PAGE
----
Despite all the spin and torture of the data, government debt is still rising, the return to budget surplus is based on fickle economic forecasts and the Turnbull government is on track to be one of the top 10 taxing governments in Australia’s history.
Gross government debt is already at a record at $520 billion and it will keep rising through till at least 2027-28 when it will reach a new record high just under $700 billion. Net government debt (which allows for some of the assets the government owns to offset gross debt), will reach a peace-time record in 2018-19 when it hits 19.2 per cent of GDP, having roughly doubled from the time of the 2013 election.
This is a long way from promises of the Liberal Party prior to it taking office to run budget surpluses and pay off debt.
With Treasurer Scott Morrison delivering the Mid Year Economic and Fiscal Outlook, the new record levels for government debt were confirmed, notwithstanding a small narrowing in the budget deficit which was driven by an unexpected rise in the iron ore price which fed into company profits and taxes paid to the government, as well as higher superannuation taxes based on the solid performance of the stock market last year.
The budget is forecast to return to surplus in 2020-21, but this will require everything to ‘go right’ with the economy between now and then.
GDP growth is forecast to pick up to 3 per cent in 2018-19 which, according to Treasury, will underpin a solid rise in employment and a further acceleration in wages. A stronger economy will deliver higher taxes which is the driver of the return to surplus, so the theory goes.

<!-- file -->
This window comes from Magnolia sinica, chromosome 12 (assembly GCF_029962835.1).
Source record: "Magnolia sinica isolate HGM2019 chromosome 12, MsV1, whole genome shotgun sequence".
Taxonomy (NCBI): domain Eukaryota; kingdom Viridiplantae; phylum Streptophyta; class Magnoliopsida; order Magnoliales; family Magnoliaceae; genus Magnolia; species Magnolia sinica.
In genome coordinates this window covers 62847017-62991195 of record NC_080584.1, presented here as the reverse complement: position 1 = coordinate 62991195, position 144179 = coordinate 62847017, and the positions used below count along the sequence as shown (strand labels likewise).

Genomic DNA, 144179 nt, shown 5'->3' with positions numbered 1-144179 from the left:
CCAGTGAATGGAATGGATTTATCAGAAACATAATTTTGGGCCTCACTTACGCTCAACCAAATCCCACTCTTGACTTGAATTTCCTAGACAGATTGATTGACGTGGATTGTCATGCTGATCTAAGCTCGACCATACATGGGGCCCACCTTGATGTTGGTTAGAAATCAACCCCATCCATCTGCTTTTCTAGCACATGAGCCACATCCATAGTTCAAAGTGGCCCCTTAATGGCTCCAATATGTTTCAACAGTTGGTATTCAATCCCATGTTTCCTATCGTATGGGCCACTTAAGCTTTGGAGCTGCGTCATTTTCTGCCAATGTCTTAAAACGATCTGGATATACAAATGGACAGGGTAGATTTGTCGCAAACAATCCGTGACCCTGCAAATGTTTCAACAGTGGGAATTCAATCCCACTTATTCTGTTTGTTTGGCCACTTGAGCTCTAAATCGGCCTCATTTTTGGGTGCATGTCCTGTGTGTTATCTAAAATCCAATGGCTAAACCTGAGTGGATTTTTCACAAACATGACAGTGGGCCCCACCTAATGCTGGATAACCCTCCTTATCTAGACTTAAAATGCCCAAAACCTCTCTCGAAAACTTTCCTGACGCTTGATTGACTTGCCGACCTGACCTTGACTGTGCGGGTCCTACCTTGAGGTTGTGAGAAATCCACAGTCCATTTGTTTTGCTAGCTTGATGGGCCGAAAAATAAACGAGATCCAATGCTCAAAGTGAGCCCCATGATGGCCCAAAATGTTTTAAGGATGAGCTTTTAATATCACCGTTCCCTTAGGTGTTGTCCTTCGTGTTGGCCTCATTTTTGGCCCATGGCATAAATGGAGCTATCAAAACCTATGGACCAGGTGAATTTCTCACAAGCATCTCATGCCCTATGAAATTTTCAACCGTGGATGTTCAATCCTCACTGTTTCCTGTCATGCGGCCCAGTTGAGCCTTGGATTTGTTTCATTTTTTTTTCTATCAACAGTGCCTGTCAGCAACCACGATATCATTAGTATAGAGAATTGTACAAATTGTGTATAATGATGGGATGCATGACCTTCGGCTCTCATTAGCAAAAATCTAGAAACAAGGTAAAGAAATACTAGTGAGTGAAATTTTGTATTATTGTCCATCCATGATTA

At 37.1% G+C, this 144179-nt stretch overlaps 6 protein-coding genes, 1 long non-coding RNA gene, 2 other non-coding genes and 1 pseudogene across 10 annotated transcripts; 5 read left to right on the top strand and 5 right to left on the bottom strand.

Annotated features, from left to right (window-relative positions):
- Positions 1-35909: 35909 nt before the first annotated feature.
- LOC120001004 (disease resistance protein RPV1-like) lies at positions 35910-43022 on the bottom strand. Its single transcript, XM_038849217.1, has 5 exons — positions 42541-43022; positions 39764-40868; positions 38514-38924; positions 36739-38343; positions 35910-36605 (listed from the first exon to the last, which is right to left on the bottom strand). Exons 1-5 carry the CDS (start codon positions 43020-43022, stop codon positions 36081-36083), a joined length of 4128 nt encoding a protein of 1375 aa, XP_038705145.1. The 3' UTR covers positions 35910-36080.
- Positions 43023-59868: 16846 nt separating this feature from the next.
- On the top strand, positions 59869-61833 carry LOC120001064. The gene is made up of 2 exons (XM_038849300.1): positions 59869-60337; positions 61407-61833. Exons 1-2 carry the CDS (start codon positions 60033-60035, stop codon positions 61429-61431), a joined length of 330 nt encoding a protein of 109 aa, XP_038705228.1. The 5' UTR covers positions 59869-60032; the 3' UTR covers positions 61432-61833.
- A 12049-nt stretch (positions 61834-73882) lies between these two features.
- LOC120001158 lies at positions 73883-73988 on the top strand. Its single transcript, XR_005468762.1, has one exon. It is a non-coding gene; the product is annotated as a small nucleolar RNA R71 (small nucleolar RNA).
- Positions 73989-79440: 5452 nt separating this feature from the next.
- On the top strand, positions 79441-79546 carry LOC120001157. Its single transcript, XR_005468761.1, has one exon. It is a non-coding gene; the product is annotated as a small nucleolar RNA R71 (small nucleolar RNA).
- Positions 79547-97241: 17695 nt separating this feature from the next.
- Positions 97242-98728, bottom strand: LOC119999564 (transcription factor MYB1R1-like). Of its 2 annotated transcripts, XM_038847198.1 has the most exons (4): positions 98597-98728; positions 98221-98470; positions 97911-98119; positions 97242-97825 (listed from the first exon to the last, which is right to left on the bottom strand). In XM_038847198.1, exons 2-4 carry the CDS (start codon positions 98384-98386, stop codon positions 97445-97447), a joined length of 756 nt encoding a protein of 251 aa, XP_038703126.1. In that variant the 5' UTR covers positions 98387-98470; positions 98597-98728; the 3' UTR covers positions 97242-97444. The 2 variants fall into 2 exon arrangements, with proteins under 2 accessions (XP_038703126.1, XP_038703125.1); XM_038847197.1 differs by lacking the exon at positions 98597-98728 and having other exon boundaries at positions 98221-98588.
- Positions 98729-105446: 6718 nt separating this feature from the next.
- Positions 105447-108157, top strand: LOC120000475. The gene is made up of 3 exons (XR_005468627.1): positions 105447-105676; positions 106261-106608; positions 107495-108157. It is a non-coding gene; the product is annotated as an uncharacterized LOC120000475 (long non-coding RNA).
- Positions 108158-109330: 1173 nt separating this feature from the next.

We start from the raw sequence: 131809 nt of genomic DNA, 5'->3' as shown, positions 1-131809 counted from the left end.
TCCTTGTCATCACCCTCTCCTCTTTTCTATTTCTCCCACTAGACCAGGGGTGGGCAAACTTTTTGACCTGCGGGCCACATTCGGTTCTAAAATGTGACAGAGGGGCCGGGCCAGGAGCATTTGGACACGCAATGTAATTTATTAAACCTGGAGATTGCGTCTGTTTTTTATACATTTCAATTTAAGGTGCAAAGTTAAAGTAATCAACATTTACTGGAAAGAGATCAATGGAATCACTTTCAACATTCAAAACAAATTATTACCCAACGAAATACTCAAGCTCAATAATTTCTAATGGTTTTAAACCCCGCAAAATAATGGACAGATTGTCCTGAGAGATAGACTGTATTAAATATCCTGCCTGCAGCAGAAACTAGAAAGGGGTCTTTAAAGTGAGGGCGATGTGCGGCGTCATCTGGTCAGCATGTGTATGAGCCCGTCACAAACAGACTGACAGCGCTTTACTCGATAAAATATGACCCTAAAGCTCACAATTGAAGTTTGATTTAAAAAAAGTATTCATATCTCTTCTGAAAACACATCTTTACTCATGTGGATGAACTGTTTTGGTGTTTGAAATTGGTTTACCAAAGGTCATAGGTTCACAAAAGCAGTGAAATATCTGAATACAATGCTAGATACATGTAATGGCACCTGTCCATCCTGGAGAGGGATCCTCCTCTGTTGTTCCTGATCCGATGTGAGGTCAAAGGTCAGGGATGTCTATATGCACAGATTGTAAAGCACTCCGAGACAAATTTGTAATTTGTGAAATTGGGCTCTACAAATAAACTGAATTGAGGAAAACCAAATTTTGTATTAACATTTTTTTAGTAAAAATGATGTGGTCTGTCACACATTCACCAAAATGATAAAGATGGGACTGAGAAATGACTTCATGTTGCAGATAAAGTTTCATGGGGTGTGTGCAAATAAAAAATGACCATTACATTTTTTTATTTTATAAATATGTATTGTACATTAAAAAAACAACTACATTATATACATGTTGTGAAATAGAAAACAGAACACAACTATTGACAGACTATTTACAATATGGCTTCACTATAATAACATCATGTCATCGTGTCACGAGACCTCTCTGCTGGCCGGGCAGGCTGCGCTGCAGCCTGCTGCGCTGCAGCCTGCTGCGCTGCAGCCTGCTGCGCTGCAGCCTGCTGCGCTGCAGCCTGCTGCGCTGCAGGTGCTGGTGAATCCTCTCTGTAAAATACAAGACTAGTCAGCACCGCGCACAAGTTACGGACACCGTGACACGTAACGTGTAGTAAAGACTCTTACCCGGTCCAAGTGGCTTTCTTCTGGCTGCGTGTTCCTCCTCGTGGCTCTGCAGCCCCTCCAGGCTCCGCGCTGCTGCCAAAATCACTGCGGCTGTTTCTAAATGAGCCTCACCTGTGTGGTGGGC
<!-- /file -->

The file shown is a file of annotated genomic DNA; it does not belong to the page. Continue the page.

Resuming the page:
As has been evident in recent times, wages growth is weak, struggling to break above 2 per cent in annual terms and it is being held back by an underutilised workforce, technological change and globalisation.
The forecasts for a pick up in tax revenue need not only employment growth to drive PAGY tax receipts for the government, but wages growth to exceed 3 per cent for several years. This may occur and the government is banking on it, but at the moment the risks appear to the downside. Even a relatively small undershoot in wages growth costs the budget many billions of dollars which can quickly erode the surplus currently penciled in for 2020-21.
On the upside, Treasury has taken a cautious approach to forecasting the ever-volatile iron ore price. It is assuming the iron ore trades at US$55 a tonne, which is around $US10 a tonne below the current market price.
This is an important driver for the budget bottom line. In the budget in May, Treasury estimated that for each US$1 a tonne change in the iron ore price, the budget bottom line is impacted by $430 million in each year.
This means that a US$10 upside surprise in the iron ore price would add around $4.3 billion to government revenue in a single year and lock in larger surplus in 2020-21.
If the iron ore price remains firm, at around current levels, a large upgrade to the return to surplus may occur when the annual budget is handed down in May 2018. It would be the sort of news that would see the government move to reduce income taxes as the election draws near.
As is clear, the factors that influence the budget bottom line are many and they are usually unrelated. The key issues for the budget into 2018 will be wages, employment, iron ore and company profits. The government is banking on these being strong so that it can collect the tax revenue it needs to hand back in the form of pre-election tax cuts.